I worked at Kaplan my entire M1 year, and although the money was nice and it was somewhat rewarding teaching premeds, it also made my life a lot more complicated and frustrating than necessary. There were some times I had to teach a 3 hour class with a huge anatomy or physiology test looming the next day or the day after. I still did well in all my classes, but it just made life a lot more difficult that it could've been. To be honest the best gig I would try to find would be a clinically-related research job with downtime or the freedom to work at home.
  13. Non-TradTulsa

    Non-TradTulsa Senior Member - Resident 7+ Year Member

    Apr 17, 2005
    EXCELLENT advice. Look at it this way... when you're going into debt to the tune of $50K a year or more, just how much do you think your piddly $8/hour is really going to help? Sorry, that's the truth.

    Don't underestimate just how stressful first year really is. Some day you'll look back at it and laugh, but you sure as h*ll won't be laughing during your first semester. When I started med school, I was 44 years old and had been a professional CPA for over 20 years. I had also been working full-time and going to night school for pre-reqs full-time for the previous two years. I had a Masters' degree and had already had the graduate school experience. I thought nothing could phase me.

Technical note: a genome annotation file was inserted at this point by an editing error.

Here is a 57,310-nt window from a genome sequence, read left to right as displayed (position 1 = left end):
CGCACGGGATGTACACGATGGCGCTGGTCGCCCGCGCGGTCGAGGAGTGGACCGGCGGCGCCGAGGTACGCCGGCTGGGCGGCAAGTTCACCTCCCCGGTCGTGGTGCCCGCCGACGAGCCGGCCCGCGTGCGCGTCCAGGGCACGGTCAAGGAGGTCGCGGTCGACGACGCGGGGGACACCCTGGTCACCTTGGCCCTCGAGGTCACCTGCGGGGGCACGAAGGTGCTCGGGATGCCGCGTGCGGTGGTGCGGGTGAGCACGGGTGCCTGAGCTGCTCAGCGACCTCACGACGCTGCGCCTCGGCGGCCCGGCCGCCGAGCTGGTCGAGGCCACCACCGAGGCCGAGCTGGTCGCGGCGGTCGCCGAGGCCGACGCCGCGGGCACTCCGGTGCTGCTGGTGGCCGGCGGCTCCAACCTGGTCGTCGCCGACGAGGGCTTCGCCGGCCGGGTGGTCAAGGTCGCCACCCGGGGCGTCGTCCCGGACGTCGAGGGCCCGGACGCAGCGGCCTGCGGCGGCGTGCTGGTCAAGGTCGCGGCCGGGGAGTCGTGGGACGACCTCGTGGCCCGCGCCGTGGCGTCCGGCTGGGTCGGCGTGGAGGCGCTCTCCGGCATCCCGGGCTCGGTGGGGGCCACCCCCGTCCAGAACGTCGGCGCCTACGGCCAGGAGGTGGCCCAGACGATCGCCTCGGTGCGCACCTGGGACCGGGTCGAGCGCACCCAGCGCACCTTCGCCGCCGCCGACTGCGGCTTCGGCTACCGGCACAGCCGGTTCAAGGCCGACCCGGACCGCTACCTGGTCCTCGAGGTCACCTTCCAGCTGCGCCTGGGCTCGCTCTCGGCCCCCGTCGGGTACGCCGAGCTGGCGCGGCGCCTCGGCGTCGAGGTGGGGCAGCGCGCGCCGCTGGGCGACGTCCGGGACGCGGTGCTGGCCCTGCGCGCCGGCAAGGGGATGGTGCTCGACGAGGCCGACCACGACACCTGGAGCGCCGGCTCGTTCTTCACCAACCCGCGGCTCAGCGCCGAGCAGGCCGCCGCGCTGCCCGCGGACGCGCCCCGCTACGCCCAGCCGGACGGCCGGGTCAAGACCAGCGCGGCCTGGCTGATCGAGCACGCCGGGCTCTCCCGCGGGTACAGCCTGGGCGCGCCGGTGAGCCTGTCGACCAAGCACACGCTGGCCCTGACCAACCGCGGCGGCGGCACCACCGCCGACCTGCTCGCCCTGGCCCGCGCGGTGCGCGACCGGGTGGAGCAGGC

Boy, was I wrong. I lost over 30 pounds my first semester and very nearly had a small nervous breakdown. It takes time to learn how to process the vast amounts of material you will be expected to assimilate. Your days of studying a week or two before the test are over. You will spend several hours studying nearly every day, including weekends, if you really want to do well. It's a totally different lifestyle and it takes time to adjust. YOU NEED EVERY MINUTE OF DOWNTIME YOU GET DURING FIRST YEAR - FOR REST, AND TO KEEP FROM GOING CRAZY. Now, second year was actually more work, but I was much more experienced at how to handle it and I actually had a good time. My first semester of med school is a nightmare that I prefer never to remember.